Foodie: How to Make Louisiana Jambalaya

College students rarely treat themselves to the finer things -- or foods -- in life. Not enough money, energy, time ... the excuses are all the same. But even though those extra 20 minutes in the oven may often seem too long to bear, we’ve got a bona-fide Southern recipe tasty enough to be worth the wait.

Jambalaya is a Louisiana creole, with influences from Spain and France -- originating from the Caribbean Islands. Its recipe has been altered and expanded over the years, though it always carries the same bases of broth, rice and vegetables. You will need a dutch oven or crock pot to cook this, in part for the sheer size of the dish and also to ensure that all flavors are preserved and distributed evenly. Don’t let the daunting number of ingredients intimidate you: Jambalaya is typically prepared with enough servings to last more than a few days worth of leftovers.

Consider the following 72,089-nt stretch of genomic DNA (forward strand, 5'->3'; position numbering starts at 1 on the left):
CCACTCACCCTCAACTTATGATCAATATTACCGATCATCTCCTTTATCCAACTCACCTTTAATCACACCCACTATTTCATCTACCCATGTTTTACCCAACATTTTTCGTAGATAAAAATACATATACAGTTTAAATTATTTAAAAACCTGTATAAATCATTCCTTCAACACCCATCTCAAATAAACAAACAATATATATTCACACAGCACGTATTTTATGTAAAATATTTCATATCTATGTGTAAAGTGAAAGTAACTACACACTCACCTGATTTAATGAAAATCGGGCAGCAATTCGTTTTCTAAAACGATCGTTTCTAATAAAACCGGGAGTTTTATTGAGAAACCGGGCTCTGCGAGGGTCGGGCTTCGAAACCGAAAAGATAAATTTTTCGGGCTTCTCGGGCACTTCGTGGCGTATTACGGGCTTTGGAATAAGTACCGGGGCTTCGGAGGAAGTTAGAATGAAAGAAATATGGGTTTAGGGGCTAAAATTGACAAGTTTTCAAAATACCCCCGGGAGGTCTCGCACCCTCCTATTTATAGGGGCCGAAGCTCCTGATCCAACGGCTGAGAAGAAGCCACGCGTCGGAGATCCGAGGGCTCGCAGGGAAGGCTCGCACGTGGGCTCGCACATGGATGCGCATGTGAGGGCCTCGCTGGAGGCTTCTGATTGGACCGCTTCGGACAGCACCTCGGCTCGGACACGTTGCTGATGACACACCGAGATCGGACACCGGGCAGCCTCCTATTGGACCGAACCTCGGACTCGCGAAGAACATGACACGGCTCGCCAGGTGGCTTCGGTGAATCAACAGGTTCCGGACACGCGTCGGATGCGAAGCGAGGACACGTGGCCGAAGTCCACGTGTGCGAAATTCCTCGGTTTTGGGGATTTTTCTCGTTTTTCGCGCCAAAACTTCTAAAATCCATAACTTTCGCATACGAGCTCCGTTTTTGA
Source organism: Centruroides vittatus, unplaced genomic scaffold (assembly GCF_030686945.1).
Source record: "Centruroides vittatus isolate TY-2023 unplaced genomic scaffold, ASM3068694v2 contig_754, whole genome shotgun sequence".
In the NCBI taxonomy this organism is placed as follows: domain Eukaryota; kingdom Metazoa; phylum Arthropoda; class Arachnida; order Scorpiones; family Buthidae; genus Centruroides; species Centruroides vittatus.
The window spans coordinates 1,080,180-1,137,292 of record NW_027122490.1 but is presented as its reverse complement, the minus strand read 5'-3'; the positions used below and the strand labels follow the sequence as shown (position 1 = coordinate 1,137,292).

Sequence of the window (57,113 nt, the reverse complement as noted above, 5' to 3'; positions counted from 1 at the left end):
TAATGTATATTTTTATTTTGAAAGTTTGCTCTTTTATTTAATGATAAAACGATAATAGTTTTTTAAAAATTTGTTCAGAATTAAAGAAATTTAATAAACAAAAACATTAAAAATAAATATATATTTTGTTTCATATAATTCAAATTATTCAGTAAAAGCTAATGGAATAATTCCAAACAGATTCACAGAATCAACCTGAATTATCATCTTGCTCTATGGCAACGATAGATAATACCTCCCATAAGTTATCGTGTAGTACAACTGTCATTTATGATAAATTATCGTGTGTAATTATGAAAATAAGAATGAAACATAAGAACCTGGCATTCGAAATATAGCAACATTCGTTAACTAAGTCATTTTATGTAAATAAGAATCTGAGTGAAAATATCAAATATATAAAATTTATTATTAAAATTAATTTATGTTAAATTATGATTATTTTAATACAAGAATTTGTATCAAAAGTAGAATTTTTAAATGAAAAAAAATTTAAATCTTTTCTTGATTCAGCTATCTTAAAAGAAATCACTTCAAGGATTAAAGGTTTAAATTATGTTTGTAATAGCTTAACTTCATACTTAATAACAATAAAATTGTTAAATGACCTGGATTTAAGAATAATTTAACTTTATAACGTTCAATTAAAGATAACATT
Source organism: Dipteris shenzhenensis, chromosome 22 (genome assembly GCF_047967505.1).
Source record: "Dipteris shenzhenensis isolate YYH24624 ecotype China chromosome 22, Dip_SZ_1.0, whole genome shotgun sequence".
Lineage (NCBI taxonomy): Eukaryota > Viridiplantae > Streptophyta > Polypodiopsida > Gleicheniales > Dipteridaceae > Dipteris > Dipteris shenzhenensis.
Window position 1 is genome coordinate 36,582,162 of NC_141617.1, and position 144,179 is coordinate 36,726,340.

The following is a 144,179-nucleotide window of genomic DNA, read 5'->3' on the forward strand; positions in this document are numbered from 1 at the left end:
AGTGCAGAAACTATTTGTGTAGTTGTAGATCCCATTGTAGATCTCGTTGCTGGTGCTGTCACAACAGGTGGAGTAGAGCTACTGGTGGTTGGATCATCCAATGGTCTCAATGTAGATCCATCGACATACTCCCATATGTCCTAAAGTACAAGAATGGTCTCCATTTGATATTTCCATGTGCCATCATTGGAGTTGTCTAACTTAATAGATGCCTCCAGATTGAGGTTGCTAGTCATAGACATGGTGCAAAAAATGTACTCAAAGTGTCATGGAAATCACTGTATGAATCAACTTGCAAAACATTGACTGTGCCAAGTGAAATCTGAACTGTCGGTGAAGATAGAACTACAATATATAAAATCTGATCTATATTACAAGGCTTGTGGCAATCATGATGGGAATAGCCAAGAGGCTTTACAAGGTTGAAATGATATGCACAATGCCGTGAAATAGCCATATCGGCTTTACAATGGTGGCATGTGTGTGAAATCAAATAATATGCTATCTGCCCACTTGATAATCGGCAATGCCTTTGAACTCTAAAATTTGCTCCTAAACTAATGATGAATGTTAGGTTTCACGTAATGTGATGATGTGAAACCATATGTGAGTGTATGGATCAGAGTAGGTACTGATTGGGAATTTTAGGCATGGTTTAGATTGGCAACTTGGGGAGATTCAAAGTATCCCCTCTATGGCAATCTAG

• 1/2 lb. smoked sausage or chorizo
  • 2 cups chopped ham
  • 2 lbs. cooked shrimp, peeled and deveined
  • 1/4 cup canola oil
  • 1 large chopped onion
  • 1 cup chopped celery
  • 1 large chopped green pepper
  • 2 minced garlic cloves
  • 1 can diced tomatoes
  • 1 teaspoon salt
  • 1/2 teaspoon pepper
  • 1/4 teaspoon cayenne pepper
  • 2 cans chicken broth
  • 1 cup uncooked long grain rice
  • 1/3 cup water
  • 4 1/2 teaspoons Worcestershire sauce

1. Saute the sausage and ham in your dutch oven in a small pool of oil until lightly browned, then remove and save for later (but be sure to keep them warm).

2. Saute the onion, green pepper and celery for about 7-10 minutes or until tender. Add the garlic, tomatoes, thyme, salt, pepper and cayenne for five more minutes.

3. Stir in the broth, rice, water and Worcestershire sauce, bringing the entire mixture to a boil. Reduce the heat to medium and simmer the dish for 20 minutes or until rice is fully cooked. Stir in the sausage and ham mixture and shrimp, heating the whole dish through.

Vegetarians can substitute the meat or shellfish for the preferred greens of their choice.

And if the chef wants to inspire even a little more of the South into this dish, it’s simple to add cajun spices for a hotter, more mouth-watering masterpiece. Pair your jambalaya with some oysters or bananas foster for dessert to treat your body, mind, friends and family!

By: Rachel Davidson | Image: Source

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